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Introduction

What's version control?

Version control is a tool for managing changes to a set of files.

There are many different version control systems:

  • Git
  • Mercurial (hg)
  • CVS
  • Subversion (svn)
  • ...

Why use version control?

  • Better kind of backup.
  • Review history ("When did I introduce this bug?").
  • Restore older code versions.
  • Ability to undo mistakes.
  • Maintain several versions of the code at a time.

Git is also a collaborative tool:

  • "How can I share my code?"
  • "How can I submit a change to someone else's code?"
  • "How can I merge my work with Sue's?"

Git != GitHub

  • Git: version control system tool to manage source code history.

  • GitHub: hosting service for Git repositories.

How do we use version control?

Do some programming, then commit our work:

my_vcs commit

Program some more.

Spot a mistake:

my_vcs rollback

Mistake is undone.

What is version control? (Team version)

Sue James
my_vcs commit ...
... Join the team
... my_vcs checkout
... Do some programming
... my_vcs commit
my_vcs update ...
Do some programming Do some programming
my_vcs commit ...
my_vcs update ...
my_vcs merge ...
my_vcs commit ...

Scope

This course will use the git version control system, but much of what you learn will be valid with other version control tools you may encounter, including subversion (svn) and mercurial (hg).

Practising with Git

Example Exercise

In this course, we will use, as an example, the development of a few text files containing a description of a topic of your choice.

This could be your research, a hobby, or something else. In the end, we will show you how to display the content of these files as a very simple website.

Programming and documents

The purpose of this exercise is to learn how to use Git to manage program code you write, not simple text website content, but we'll just use these text files instead of code for now, so as not to confuse matters with trying to learn version control while thinking about programming too.

In later parts of the course, you will use the version control tools you learn today with actual Python code.

Markdown

The text files we create will use a simple "wiki" markup style called markdown to show formatting. This is the convention used in this file, too.

You can view the content of this file in the way Markdown renders it by looking on the web, and compare the raw text.

Displaying Text in this Tutorial

This tutorial is based on use of the Git command line. So you'll be typing commands in the shell.

To make it easy for me to edit, I've built it using Jupyter notebook.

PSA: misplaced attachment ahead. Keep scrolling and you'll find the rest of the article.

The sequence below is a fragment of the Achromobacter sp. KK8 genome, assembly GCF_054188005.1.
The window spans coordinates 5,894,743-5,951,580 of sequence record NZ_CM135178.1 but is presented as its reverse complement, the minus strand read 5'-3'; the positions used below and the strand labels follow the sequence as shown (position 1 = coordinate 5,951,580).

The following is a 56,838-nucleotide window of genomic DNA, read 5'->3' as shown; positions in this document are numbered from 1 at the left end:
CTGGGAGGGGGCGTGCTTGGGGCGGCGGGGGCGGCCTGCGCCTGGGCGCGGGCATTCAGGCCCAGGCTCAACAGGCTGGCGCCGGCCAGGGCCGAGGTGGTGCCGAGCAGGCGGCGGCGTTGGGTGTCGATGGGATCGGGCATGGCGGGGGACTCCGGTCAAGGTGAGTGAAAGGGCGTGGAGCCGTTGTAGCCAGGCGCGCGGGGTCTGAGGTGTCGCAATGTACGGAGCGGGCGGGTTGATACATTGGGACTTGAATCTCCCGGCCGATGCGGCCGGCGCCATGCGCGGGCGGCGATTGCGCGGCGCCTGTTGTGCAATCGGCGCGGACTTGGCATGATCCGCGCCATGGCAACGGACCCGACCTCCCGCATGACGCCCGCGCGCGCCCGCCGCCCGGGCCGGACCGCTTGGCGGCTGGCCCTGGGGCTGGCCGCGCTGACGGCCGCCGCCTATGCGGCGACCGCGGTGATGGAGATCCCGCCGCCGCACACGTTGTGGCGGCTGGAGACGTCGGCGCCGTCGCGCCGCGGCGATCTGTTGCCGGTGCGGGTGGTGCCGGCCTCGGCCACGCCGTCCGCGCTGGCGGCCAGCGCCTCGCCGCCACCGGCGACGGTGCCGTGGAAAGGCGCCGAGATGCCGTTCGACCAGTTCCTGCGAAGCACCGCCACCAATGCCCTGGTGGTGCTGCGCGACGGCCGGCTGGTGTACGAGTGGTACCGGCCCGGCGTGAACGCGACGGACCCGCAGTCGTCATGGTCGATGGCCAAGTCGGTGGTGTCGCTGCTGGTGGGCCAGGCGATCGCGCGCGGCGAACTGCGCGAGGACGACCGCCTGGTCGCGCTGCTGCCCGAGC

Commands you can type will look like this, using the %%bash "magic" for the notebook.

In [1]:
%%bash
echo some output
some output

with the results you should see below.

In this document, we will show the new content of an edited document like this:

In [2]:
%%writefile somefile.md
Some content here
Writing somefile.md

But if you are following along, you should edit the file using a text editor. On windows, we recommend Notepad++. On mac, we recommend Atom

Setting up somewhere to work

In [3]:
%%bash
rm -rf learning_git/git_example # Just in case it's left over from a previous class; you won't need this
mkdir -p learning_git/git_example
cd learning_git/git_example

I just need to move this Jupyter notebook's current directory as well:

In [4]:
import os
top_dir = os.getcwd()
top_dir
Out[4]:
'/home/travis/build/alan-turing-institute/rsd-engineeringcourse/ch02git'
In [5]:
git_dir = os.path.join(top_dir, 'learning_git')
git_dir
Out[5]:
'/home/travis/build/alan-turing-institute/rsd-engineeringcourse/ch02git/learning_git'
In [6]:
working_dir=os.path.join(git_dir, 'git_example')
In [7]:
os.chdir(working_dir)

Solo work

Configuring Git with your name and email

First, we should configure Git to know our name and email address:

In [8]:
%%bash
git config --global user.name "Giovanni1085"
git config --global user.email "gcolavizza@turing.ac.uk"

Initialising the repository

Now, we will tell Git to track the content of this folder as a git "repository".

In [9]:
%%bash
pwd # Note where we are standing-- MAKE SURE YOU INITIALISE THE RIGHT FOLDER
git init
/home/travis/build/alan-turing-institute/rsd-engineeringcourse/ch02git/learning_git/git_example
Initialized empty Git repository in /home/travis/build/alan-turing-institute/rsd-engineeringcourse/ch02git/learning_git/git_example/.git/

As yet, this repository contains no files:

In [10]:
%%bash
ls
In [11]:
%%bash
git status
On branch master

No commits yet

nothing to commit (create/copy files and use "git add" to track)
In [ ]:
 
In [ ]: